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On the Completeness of Arbitrary Selection Strategies for Paramodulation
 In Proceedings of ICALP 2001
, 2001
"... A crucial way for reducing the search space in automated deduction are the socalled selection strategies: in each clause, the subset of selected literals are the only ones involved in inferences. For firstorder Horn clauses without equality, resolution is complete with an arbitrary selection o ..."
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Cited by 5 (1 self)
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A crucial way for reducing the search space in automated deduction are the socalled selection strategies: in each clause, the subset of selected literals are the only ones involved in inferences. For firstorder Horn clauses without equality, resolution is complete with an arbitrary selection of one single literal in each clause [dN96]. For Horn clauses with builtin equality, i.e., paramodulationbased inference systems, the situation is far more complex. Here we show that if a paramodulationbased inference system is complete with eager selection of negative equations and, moreover, it is compatible with equality constraint inheritance, then it is complete with arbitrary selection strategies. A first important application of this result is the one for paramodulation wrt. nonmonotonic orderings, which was left open in [BGNR99]. 1
Paramodulation and KnuthBendix Completion with Nontotal and Nonmonotonic Orderings
, 2001
"... Up to now, all existing completeness results for ordered paramodulation and KnuthBendix completion require the term ordering to be wellfounded, monotonic and total(izable) on ground terms. For several applications, these requirements are too strong, and hence weakening them has been a wellknown ..."
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Cited by 1 (0 self)
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Up to now, all existing completeness results for ordered paramodulation and KnuthBendix completion require the term ordering to be wellfounded, monotonic and total(izable) on ground terms. For several applications, these requirements are too strong, and hence weakening them has been a wellknown research challenge. Here we
Solving, Reasoning, and Programming in Common Logic
"... Abstract. Common Logic (CL) is a recent ISO standard for exchanging logicbased information between disparate computer systems. Sharing and reasoning upon knowledge represented in CL require equation solving over terms of this language. We study computationally wellbehaved fragments of such solving ..."
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Cited by 1 (1 self)
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Abstract. Common Logic (CL) is a recent ISO standard for exchanging logicbased information between disparate computer systems. Sharing and reasoning upon knowledge represented in CL require equation solving over terms of this language. We study computationally wellbehaved fragments of such solving problems and show how they can influence reasoning in CL and transformations of CL expressions. 1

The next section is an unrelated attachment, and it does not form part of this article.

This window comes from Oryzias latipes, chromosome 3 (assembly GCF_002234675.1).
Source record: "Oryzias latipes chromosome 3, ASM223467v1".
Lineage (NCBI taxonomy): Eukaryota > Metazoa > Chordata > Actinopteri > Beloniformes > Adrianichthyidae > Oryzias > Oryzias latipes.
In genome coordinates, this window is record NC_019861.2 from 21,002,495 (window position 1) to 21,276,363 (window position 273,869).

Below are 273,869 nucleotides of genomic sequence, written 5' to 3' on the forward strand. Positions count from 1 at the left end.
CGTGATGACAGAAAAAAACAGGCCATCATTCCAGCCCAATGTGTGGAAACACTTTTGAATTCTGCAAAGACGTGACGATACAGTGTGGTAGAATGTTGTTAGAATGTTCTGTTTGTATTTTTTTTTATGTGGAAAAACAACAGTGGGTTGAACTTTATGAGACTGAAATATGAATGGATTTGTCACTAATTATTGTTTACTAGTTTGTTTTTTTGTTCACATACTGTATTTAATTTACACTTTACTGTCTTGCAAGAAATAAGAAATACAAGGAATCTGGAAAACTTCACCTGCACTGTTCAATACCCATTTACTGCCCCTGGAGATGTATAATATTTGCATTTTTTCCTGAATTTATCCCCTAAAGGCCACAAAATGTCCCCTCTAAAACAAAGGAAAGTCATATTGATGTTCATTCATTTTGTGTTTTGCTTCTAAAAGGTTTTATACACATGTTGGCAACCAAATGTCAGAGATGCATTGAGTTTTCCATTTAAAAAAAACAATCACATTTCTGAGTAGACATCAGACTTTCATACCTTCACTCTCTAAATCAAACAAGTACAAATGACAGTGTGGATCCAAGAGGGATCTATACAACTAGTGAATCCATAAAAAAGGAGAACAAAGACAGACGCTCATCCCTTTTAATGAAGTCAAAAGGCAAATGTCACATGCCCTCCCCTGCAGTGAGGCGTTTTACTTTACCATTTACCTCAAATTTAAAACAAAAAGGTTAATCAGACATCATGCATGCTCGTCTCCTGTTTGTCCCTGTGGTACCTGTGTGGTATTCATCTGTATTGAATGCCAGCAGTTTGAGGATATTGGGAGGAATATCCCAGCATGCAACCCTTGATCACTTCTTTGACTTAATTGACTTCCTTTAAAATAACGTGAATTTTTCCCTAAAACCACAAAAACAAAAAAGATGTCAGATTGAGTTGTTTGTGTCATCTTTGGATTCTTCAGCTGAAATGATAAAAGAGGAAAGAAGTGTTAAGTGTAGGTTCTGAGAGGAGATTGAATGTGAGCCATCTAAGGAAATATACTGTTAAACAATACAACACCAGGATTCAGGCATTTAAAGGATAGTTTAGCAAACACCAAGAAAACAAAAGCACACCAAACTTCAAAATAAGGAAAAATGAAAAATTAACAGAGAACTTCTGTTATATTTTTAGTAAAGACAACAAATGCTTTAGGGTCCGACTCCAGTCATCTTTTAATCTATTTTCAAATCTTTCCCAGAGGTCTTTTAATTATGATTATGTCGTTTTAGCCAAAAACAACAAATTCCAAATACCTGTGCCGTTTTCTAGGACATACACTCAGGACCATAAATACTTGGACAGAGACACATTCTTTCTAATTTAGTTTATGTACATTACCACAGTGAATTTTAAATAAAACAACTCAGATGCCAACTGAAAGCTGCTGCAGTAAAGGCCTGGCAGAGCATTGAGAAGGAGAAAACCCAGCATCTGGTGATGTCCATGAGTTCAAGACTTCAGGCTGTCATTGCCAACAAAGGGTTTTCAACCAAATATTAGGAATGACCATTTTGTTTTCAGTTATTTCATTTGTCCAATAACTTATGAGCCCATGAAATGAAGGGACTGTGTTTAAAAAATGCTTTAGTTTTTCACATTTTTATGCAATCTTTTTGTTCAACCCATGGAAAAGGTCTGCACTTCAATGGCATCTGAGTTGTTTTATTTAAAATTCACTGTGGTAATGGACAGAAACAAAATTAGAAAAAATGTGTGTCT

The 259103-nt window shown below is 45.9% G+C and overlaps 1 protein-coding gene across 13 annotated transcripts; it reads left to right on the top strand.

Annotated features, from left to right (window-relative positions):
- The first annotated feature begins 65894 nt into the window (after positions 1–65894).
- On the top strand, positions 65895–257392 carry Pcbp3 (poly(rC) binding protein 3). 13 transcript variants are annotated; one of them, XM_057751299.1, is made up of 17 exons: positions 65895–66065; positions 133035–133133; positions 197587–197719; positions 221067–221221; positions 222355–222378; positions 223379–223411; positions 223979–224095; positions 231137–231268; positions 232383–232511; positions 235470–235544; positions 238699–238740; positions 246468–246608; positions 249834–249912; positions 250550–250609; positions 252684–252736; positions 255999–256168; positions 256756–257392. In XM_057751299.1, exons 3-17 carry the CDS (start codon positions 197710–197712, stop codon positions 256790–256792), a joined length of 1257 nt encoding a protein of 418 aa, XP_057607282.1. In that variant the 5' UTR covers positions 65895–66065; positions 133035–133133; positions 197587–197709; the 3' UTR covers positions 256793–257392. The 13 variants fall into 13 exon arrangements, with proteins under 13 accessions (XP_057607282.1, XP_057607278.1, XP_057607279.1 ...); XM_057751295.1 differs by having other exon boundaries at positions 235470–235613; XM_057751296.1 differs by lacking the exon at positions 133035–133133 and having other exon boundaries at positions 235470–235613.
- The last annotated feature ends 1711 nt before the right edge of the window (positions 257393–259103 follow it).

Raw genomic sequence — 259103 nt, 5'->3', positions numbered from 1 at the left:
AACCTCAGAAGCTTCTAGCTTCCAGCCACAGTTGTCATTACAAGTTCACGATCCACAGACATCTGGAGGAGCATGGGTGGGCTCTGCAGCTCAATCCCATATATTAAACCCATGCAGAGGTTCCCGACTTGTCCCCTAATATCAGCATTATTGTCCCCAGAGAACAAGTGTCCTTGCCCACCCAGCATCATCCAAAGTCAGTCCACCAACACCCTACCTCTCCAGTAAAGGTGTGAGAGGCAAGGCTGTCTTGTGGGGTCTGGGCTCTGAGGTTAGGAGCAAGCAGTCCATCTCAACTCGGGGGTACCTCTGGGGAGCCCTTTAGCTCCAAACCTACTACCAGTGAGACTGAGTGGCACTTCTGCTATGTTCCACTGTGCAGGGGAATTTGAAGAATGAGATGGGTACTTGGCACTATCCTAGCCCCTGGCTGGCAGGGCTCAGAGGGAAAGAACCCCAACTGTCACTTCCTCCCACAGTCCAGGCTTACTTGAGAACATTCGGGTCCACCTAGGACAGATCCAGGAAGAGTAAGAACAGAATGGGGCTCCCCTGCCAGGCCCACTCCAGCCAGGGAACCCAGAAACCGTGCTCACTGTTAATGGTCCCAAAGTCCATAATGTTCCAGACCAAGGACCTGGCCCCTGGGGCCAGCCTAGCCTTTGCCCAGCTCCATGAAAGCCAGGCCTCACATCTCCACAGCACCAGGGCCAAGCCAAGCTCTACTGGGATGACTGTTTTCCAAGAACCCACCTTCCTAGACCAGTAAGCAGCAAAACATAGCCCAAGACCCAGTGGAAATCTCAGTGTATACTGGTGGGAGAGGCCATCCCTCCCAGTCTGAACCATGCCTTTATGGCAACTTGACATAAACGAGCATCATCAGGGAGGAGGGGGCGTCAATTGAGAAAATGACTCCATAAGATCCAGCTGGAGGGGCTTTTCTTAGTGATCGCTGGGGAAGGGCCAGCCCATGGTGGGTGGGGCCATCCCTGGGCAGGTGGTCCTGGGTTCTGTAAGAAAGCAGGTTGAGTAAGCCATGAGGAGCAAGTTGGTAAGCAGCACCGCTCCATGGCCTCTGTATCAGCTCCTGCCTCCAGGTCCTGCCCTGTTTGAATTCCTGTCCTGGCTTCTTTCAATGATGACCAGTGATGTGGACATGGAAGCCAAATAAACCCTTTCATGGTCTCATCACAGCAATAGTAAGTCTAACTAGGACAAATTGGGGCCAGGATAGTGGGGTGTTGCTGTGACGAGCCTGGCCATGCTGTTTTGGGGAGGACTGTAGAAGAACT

Combining Rewrite Tools for Equational Logic Programming
, 1996
"... Introducing equality into standard Horn clauses leads to a programming paradigm known as Equational Logic Programming. We propose here a scheme for the evaluation of such equational logic programs combining two powerful operational techniques: directed narrowing for the equational part and linear co ..."
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Introducing equality into standard Horn clauses leads to a programming paradigm known as Equational Logic Programming. We propose here a scheme for the evaluation of such equational logic programs combining two powerful operational techniques: directed narrowing for the equational part and linear completion for the logical part. Thus we provide a goaloriented solving procedure, keeping the wellknown advantages of Linear Completion (a reduced search space with a loop avoiding effect and the possibility to finitely synthesize an infinite set of answers) and of Directed Narrowing (search space pruning).
Modular Redundancy for Theorem Proving
, 2000
"... . We introduce a notion of modular redundancy for theorem proving. It can be used to exploit redundancy elimination techniques (like tautology elimination, subsumption, demodulation or other more refined methods) in combination with arbitrary existing theorem provers, in a refutation complete wa ..."
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. We introduce a notion of modular redundancy for theorem proving. It can be used to exploit redundancy elimination techniques (like tautology elimination, subsumption, demodulation or other more refined methods) in combination with arbitrary existing theorem provers, in a refutation complete way, even if these provers are not (or not known to be) complete in combination with the redundancy techniques when applied in the usual sense. 1 Introduction The concept of saturation in theorem proving is nowadays a wellknown, widely recognized useful concept. The main idea of saturation is that a theorem proving procedure does not need to compute the closure of a set of formulae w.r.t. a given inference system, but only the closure up to redundancy. Examples of early notions of redundancy (in the context of resolution) are the elimination of tautologies and subsumption. Bachmair and Ganzinger gave more general abstract notions of redundancy for inferences and formulae (see, e.g., [BG94...